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How Data Analytics Can Help You Better Understand Your Supply Chain

Now's the time to build a data analytics strategy that gives you visibility into when your products will arrive — and helps you understand your supply chain's impact on your bottom line.

Dave Taddei, AllCloud

February 2, 2023

4 Min Read
chain connected by shipping containers
Alamy

We've all heard and seen the realities of the increase in shipping rates. In 2021, the domestic shipping rates for moving good by road and rail in the U.S. was up 23% from 2020. The real problem, though, is that even if you can afford that increase, the product and capacity might not be available. The demand clearly exists, but the supply on the transportation side to fulfill that demand may not.

Given that increase in both cost and demand, there has never been a more important time to build a data analytics strategy that helps you find ways to have visibility into when your products will arrive — and the true cost of not knowing.

Start by Understanding the Big Picture

The old phrase "information is power" has never been more true. With respect to product availability, this means having real-time details on the entire supply chain allows for rapid adjustments that have a meaningful impact to both revenue and margins. Shipping costs are an increasing piece of the profitability puzzle. The other side of the coin is the revenue. Are you now also losing revenue because of an inability to get your products on time — or at all? Or can you create a competitive advantage because you have products available? Your customers are still ordering, but if you can't fulfill those orders, what is the true downstream effect of that issue on your business?

Related:Top 10 Stories About Data Analytics and Management in 2022

People (your customers) will find another way to fill their demand, and those are customers that you might never get back. Seeing this issue as not a "this will pass" challenge but as a critical threat to your business is the first step. Building a data analytics strategy to solve these issues and make your data actionable is the next.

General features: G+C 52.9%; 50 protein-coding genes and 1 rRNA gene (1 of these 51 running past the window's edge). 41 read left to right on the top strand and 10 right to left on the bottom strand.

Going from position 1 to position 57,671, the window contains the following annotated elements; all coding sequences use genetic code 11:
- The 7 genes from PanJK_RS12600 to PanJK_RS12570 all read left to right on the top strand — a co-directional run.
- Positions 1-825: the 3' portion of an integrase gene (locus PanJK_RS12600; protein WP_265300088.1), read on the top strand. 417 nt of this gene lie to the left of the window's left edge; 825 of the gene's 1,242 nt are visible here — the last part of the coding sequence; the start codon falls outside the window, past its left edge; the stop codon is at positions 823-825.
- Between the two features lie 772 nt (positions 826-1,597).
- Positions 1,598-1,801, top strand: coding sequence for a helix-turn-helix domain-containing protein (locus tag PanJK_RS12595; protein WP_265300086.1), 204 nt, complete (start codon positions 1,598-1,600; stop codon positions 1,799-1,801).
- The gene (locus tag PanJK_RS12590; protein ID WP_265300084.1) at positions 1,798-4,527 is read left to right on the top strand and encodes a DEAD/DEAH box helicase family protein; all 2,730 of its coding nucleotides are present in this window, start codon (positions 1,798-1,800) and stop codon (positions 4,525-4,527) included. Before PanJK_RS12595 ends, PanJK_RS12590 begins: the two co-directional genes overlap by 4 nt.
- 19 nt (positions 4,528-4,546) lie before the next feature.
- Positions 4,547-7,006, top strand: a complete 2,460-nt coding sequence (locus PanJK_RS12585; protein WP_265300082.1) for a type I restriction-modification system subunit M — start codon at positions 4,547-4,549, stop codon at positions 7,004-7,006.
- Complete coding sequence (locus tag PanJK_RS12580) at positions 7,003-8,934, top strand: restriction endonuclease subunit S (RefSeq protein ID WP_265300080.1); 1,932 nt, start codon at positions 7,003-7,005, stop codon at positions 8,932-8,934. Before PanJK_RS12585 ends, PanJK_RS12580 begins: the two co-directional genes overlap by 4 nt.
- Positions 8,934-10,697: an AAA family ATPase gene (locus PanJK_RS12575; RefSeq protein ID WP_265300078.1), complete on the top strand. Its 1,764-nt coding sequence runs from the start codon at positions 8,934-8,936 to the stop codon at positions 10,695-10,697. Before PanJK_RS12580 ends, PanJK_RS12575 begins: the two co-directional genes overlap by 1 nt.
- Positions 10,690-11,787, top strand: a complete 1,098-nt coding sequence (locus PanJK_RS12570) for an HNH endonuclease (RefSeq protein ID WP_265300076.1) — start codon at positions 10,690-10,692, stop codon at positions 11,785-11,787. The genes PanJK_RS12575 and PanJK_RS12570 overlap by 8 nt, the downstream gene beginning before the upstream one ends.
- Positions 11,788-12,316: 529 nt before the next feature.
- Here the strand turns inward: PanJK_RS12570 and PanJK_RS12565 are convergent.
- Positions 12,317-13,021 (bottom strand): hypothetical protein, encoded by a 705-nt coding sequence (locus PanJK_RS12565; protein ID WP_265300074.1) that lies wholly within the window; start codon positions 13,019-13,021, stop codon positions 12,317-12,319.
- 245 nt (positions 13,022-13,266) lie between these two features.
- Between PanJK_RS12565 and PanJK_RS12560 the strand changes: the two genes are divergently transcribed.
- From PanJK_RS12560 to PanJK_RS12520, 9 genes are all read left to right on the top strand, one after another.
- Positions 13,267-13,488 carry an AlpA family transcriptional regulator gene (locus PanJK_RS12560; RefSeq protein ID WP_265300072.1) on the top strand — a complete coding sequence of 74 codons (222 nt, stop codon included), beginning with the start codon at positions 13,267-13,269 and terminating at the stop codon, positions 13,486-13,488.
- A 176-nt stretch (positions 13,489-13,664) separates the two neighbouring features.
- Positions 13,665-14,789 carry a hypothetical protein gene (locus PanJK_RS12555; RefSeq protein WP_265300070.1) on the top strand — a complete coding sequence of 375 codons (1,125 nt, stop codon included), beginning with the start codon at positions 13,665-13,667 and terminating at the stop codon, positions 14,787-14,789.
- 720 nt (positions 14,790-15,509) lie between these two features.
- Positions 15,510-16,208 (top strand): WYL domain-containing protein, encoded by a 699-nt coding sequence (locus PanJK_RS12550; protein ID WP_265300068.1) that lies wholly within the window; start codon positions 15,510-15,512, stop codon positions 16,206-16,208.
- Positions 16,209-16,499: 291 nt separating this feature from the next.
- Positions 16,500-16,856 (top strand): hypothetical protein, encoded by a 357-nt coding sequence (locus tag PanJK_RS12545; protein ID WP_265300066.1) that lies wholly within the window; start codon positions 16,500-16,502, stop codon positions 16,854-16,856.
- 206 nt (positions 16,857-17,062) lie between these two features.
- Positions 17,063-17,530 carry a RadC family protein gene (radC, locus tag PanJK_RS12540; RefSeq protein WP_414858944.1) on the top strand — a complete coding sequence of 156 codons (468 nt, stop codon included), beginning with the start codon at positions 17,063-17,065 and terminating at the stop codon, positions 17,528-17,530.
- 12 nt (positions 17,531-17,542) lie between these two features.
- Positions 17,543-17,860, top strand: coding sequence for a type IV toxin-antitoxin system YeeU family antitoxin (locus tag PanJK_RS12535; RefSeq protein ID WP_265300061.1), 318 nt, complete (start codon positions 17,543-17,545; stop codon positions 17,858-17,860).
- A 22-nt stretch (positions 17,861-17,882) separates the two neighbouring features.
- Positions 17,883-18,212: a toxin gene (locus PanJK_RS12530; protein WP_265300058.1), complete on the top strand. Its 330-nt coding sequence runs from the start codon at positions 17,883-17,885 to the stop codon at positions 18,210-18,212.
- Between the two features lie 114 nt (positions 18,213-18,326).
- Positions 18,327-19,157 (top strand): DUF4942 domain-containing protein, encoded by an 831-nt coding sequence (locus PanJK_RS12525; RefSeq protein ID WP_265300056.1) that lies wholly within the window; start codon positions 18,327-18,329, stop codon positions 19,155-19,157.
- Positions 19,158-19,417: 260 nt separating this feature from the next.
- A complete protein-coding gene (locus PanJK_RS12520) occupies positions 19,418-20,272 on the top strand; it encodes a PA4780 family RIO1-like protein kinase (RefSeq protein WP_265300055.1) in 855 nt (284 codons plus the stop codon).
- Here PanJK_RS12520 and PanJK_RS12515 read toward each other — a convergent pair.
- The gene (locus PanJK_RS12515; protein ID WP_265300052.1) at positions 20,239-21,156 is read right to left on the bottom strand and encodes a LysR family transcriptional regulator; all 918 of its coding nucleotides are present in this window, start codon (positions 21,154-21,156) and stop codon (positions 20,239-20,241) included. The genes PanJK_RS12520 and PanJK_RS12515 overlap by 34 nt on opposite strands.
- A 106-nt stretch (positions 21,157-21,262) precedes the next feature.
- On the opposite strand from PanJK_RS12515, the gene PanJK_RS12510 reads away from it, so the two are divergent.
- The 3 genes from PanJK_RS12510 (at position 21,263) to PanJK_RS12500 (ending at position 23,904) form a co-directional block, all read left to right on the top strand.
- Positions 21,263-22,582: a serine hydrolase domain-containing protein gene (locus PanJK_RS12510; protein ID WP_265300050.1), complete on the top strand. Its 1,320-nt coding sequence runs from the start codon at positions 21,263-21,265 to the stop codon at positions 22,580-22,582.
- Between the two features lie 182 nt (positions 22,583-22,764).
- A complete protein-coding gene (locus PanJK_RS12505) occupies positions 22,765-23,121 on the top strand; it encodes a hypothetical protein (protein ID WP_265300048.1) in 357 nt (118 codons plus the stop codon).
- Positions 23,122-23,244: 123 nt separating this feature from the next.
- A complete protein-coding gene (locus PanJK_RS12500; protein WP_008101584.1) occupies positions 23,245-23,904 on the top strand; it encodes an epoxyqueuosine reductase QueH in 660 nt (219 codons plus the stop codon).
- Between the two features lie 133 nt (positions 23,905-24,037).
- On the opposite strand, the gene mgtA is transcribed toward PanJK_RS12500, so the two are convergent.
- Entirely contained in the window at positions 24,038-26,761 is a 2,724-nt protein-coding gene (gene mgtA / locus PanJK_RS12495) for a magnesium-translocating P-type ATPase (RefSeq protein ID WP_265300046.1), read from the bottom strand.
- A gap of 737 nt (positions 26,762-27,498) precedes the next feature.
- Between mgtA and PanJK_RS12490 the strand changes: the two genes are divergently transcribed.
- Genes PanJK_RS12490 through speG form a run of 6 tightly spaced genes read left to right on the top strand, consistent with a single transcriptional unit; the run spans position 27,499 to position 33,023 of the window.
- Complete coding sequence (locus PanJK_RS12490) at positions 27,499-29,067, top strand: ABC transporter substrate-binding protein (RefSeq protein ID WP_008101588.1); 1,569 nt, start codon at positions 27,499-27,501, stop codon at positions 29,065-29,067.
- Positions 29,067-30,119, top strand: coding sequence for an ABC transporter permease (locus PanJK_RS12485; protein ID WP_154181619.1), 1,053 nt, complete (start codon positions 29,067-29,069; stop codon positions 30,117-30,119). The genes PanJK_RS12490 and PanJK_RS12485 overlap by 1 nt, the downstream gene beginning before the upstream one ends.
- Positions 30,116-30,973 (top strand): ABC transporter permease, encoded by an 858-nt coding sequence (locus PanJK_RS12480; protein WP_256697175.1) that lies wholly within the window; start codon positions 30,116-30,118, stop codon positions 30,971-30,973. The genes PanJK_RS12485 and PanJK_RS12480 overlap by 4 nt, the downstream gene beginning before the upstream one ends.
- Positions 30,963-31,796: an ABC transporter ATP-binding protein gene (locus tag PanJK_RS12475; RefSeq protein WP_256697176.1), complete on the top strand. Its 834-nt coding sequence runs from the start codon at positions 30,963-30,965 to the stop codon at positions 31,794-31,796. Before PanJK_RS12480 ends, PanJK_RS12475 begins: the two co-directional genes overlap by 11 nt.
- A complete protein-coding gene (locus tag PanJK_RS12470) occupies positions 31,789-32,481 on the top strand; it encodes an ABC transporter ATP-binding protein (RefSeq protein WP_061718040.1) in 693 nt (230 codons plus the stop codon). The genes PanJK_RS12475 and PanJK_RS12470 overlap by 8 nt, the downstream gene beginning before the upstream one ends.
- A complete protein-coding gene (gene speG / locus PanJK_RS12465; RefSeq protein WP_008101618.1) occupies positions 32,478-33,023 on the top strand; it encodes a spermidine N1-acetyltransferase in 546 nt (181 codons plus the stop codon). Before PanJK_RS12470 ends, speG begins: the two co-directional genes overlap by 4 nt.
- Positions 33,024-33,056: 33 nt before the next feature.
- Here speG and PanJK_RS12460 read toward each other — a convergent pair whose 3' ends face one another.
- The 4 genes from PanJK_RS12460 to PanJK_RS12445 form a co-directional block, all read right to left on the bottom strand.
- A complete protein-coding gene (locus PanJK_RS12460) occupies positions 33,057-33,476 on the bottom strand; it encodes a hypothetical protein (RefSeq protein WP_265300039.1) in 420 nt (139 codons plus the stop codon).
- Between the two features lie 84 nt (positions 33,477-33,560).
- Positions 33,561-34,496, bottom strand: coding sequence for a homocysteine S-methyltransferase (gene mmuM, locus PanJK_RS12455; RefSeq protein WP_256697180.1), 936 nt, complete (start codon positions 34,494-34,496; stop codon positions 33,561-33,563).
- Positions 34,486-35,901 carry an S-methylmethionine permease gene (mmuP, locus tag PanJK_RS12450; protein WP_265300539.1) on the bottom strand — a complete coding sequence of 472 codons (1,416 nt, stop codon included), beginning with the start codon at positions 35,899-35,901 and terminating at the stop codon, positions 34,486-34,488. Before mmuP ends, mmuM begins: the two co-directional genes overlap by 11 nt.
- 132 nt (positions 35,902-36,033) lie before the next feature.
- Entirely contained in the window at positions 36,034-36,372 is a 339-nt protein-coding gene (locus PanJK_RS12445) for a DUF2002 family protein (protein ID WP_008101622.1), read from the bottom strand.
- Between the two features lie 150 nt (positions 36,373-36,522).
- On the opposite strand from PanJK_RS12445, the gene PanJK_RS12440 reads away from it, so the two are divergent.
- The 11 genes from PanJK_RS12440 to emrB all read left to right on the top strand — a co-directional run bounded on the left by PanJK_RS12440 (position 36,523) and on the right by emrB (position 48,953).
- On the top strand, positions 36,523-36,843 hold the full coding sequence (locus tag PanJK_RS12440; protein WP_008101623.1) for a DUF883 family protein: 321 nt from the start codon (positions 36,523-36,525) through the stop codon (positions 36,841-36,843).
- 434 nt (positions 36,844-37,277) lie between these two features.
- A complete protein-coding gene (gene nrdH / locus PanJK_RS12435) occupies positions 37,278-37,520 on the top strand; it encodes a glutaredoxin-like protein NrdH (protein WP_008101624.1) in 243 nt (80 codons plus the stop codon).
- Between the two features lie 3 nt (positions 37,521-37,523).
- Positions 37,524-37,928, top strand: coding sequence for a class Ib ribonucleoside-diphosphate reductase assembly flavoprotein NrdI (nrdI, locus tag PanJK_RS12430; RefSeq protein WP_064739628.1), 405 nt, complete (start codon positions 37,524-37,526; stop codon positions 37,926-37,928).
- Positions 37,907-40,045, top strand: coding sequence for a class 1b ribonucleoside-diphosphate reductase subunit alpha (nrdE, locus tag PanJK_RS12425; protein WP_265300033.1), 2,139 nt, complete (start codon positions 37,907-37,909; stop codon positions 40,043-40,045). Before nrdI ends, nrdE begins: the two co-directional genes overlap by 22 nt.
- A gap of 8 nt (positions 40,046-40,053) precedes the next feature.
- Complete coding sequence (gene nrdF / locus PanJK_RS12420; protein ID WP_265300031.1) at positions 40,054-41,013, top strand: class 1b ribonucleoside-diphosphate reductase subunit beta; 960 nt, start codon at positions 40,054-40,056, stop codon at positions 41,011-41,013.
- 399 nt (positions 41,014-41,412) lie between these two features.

Define a Model for Demand Forecasting

When your business hinges on getting raw materials or products in and then shipping a product back out, it becomes a real challenge when you don't know if/when a particular shipment is going to arrive. These unknowns can become the reason for product delays and customer attrition — but they don't need to be. The cost and speed of creating predictive analytics and cloud data platforms have greatly decreased in the last 18 months. No longer do companies have to spend a small fortune to realize value from their data.

By understanding what factors are important — everything from economic financial models, to what's cyclical, to the movement of people geographically, to what's unique to your industry, you can build a demand model to see what you need to plan for in the next three to six months. That information, when coupled with the lead time on raw materials, the production time, and the shipping time, can become the backbone of your logistics strategy for what to order — and when.

Know the Actual Effects to Your Margin

We often call this "profit margin attribution." Without being able to understand what is contributing to expenses, it is nearly impossible to make changes. An analysis of your shipping spend tends to reveal key insights and the need to optimize that spend. Are you using the right vendor for the right shipments? Is a shipping lane, origination or destination location, customer, or product type causing a disproportionate negative or positive effect on margin? Are the characteristics of the products, such as weight, dimensional weight SLA, and distance from a distribution hub to name just a few, having an effect?

These insights and others could have a huge impact on how a vendor prices a shipment. Making the wrong decision related to your delivery could have a massive impact on your overall margins. We've had clients where there has been up to 20% cost savings potential simply due to selecting the wrong vendor. By understanding the shipping spend — and where the hidden costs are, you can determine which vendors should be used, for what products, and for what customers.

When looking to control unknown factors, it's not about getting to the ideal state. Instead, it's about continuous improvement and moving toward it. The immediate outcome is increasing revenue and reducing costs. The strategic outcome is that when you can meet the demand of your customers, you have a huge competitive advantage over everyone else in your industry.

Dave Taddei is SVP, Data Analytics North American Practice Lead, at AllCloud.

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